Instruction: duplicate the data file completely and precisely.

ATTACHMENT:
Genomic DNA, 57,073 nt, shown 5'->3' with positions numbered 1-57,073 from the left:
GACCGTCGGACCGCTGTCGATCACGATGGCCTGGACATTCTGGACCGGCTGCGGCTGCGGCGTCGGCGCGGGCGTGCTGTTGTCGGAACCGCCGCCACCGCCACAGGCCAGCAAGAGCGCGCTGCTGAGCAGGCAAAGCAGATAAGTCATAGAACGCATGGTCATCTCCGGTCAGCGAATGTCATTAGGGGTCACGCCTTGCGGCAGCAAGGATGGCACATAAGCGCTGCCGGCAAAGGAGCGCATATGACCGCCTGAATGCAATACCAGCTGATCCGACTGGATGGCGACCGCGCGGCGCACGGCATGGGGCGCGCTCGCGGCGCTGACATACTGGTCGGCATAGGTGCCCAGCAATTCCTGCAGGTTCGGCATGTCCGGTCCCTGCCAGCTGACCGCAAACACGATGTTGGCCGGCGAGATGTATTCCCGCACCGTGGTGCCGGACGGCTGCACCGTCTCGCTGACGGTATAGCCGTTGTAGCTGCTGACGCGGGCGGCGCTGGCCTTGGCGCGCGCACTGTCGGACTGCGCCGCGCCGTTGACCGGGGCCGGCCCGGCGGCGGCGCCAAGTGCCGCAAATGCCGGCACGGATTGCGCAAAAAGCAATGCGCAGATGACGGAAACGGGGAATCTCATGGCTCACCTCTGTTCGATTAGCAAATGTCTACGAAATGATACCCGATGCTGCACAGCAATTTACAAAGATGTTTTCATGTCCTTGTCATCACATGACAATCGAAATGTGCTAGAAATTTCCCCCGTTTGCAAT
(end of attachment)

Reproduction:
Genomic DNA, 57,073 nt, shown 5'->3' with positions numbered 1-57,073 from the left:
GACCGTCGGACCGCTGTCGATCACGATGGCCTGGACATTCTGGACCGGCTGCGGCTGCGGCGTCGGCGCGGGCGTGCTGTTGTCGGAACCGCCGCCACCGCCACAGGCCAGCAAGAGCGCGCTGCTGAGCAGGCAAAGCAGATAAGTCATAGAACGCATGGTCATCTCCGGTCAGCGAATGTCATTAGGGGTCACGCCTTGCGGCAGCAAGGATGGCACATAAGCGCTGCCGGCAAAGGAGCGCATATGACCGCCTGAATGCAATACCAGCTGATCCGACTGGATGGCGACCGCGCGGCGCACGGCATGGGGCGCGCTCGCGGCGCTGACATACTGGTCGGCATAGGTGCCCAGCAATTCCTGCAGGTTCGGCATGTCCGGTCCCTGCCAGCTGACCGCAAACACGATGTTGGCCGGCGAGATGTATTCCCGCACCGTGGTGCCGGACGGCTGCACCGTCTCGCTGACGGTATAGCCGTTGTAGCTGCTGACGCGGGCGGCGCTGGCCTTGGCGCGCGCACTGTCGGACTGCGCCGCGCCGTTGACCGGGGCCGGCCCGGCGGCGGCGCCAAGTGCCGCAAATGCCGGCACGGATTGCGCAAAAAGCAATGCGCAGATGACGGAAACGGGGAATCTCATGGCTCACCTCTGTTCGATTAGCAAATGTCTACGAAATGATACCCGATGCTGCACAGCAATTTACAAAGATGTTTTCATGTCCTTGTCATCACATGACAATCGAAATGTGCTAGAAATTTCCCCCGTTTGCAAT